Trends in general stem from bygone eras, hence why we now have trends devoted purely to decades alone. '50s swing dresses and cigarette trousers, '60s colour popping and mini dresses, '70s sequins and flares, '80s shoulder pads, '90s grunge and noughties — well, you see here we encounter a slight problem. We are currently living in a postmodern age that is founded on the concept that we can no longer "make new" but must simply "make do". I do agree with this statement to an extent but I do feel in terms of fashion and textiles that whilst we do manipulate bygone eras we do so in a modern or postmodern way that makes it once again unique in its own right. Let’s use Chanel as an example. The fashion house has been using tweed since 1909 — during the reign of King Edward that established the Edwardian period, which in fashion's perspective is known as the introduction of tweed into the closets of the British upper class and thus establishing the trend "English Heritage". Chanel was developing her own ideas on the fabric and thus decided a chic suit jacket would be a staple piece in her future collections. The fashion house has continued to use the fabric ever since and under the capable reigns of Karl Lagerfeld the tweed jacket has been developed and become accustomed to its timeline. Take Poppy Delevigne's tweed jacket and hot pant combo at last year’s Chanel showing — the look was a million miles away from the original 1909 jackets; it was modern and very now, yet still kept that Chanel elegance and beauty.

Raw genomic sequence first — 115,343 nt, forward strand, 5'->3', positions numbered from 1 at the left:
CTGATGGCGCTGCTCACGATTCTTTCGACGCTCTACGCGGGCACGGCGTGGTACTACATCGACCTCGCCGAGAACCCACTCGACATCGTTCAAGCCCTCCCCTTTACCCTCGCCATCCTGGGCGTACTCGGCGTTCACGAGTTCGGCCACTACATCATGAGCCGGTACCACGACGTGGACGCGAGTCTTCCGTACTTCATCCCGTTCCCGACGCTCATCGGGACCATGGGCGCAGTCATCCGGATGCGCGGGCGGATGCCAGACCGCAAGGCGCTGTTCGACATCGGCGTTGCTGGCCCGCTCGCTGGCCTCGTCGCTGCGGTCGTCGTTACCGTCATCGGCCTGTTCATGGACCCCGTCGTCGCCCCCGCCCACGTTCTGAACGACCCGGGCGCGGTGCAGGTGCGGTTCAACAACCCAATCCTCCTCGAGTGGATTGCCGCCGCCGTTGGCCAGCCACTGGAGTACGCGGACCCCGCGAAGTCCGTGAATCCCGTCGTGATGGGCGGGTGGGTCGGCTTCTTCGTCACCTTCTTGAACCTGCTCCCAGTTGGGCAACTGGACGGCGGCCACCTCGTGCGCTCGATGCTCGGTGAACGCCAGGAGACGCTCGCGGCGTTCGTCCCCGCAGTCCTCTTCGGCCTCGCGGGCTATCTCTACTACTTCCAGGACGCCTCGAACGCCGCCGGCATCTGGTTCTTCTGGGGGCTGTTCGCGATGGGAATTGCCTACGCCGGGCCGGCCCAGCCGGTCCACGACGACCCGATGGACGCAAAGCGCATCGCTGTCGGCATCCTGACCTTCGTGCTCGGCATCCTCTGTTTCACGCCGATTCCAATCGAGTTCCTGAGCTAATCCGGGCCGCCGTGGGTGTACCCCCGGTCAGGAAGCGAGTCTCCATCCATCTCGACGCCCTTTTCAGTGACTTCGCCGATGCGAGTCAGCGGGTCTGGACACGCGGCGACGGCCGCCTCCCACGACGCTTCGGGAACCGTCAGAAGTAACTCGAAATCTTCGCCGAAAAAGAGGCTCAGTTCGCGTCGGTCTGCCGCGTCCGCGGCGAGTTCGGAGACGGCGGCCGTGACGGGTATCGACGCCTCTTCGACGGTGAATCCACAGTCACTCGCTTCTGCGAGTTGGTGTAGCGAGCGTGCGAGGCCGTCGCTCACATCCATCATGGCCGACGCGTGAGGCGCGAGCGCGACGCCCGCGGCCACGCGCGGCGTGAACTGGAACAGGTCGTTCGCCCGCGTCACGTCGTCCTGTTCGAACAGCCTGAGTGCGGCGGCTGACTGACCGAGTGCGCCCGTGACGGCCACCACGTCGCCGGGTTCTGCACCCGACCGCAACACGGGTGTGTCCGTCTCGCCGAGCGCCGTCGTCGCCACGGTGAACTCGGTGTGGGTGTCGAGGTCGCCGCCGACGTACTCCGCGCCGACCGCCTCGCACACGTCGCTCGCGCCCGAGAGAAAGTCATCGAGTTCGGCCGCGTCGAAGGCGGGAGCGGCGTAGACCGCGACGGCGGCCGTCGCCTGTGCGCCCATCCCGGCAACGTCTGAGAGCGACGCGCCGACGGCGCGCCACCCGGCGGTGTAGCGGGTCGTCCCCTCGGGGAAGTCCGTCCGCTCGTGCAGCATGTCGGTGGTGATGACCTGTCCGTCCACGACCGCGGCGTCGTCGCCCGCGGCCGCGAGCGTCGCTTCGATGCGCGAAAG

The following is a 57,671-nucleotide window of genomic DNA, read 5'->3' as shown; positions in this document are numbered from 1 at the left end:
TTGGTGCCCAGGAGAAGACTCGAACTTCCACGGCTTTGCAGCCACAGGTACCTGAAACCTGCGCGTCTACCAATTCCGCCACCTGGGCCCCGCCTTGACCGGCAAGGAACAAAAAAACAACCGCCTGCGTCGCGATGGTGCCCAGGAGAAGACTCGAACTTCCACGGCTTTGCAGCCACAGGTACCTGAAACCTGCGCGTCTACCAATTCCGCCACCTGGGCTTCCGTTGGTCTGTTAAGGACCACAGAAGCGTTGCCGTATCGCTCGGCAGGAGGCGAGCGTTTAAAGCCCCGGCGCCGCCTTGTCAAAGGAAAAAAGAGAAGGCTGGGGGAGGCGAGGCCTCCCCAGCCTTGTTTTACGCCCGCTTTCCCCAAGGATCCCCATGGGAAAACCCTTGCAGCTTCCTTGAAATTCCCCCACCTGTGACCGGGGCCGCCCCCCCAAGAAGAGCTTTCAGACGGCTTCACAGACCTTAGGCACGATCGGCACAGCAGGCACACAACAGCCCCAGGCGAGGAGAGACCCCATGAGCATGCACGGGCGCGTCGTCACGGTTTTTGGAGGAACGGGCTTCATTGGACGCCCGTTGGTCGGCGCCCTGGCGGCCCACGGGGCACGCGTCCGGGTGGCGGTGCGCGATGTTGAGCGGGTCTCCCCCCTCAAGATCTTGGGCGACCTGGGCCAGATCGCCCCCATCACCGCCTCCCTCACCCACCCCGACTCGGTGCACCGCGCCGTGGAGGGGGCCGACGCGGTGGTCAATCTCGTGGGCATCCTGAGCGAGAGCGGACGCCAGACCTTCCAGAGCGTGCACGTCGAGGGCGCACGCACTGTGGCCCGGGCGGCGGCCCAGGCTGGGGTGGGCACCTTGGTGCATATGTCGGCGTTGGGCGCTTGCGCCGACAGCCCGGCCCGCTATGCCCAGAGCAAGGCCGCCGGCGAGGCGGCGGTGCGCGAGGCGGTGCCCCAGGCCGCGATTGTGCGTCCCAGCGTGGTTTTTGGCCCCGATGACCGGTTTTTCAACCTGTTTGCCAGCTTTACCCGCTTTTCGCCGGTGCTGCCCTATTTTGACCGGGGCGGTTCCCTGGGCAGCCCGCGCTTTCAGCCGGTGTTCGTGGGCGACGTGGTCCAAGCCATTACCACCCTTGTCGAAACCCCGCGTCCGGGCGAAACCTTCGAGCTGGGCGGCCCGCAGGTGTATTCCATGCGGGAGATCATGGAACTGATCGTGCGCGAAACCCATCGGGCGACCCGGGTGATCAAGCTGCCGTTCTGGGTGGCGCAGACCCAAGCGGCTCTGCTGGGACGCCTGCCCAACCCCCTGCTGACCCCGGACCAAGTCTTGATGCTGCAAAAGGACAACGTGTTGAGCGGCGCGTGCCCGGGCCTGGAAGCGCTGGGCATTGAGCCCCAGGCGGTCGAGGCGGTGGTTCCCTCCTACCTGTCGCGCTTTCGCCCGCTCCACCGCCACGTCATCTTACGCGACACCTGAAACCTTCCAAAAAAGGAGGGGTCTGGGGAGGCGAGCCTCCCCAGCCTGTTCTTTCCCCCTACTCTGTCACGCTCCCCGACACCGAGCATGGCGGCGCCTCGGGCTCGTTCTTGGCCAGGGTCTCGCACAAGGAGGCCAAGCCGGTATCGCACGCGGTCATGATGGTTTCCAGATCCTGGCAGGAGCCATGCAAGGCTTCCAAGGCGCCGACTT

What I am getting at here is making past trends current and now yet still keeping the essence of where the trend originated from. This week’s Fashionista has gone all Sherlock Holmes on us and sported a tweed swing jacket. The look is kept modern with her choice of brogues and skinny jeans yet that vintage essence is kept firmly alive on the top half with an air of '40s accessorising and makeup trends put into the mix. If we analyse the look carefully we will find that although the brogues may update the look they are still a vintage item in themselves as they originated not from modern hipsters but from men’s suit shoes in the '30s and '40s, yet by mixing so many different decades of trends and look’s the outfit is modernised in its own right —perhaps this is what the noughties Fashionistas will be known for.

To mix different eras is not all that difficult this season as so many staple pieces stem from so many different decades. Take the tweed jacket, one can go for a classic Edwardian style such as this little number or update your tweed by going for a longer '20s style from Topshop or a Chanel-inspired dainty piece again from Topshop. Pair your tweed with boyish items such as brogues from Urban Outfitters or go for some '70s trends and piece your jacket with high-wasted flares and a silk shirt or go all '60s with a mohair cap sleeve tee and a short as you like colour pop mini.

This season don’t simply stick with one trend or era mix it up and make our stylish ancestors proud.

Leave a Reply

Your email address will not be published. Required fields are marked *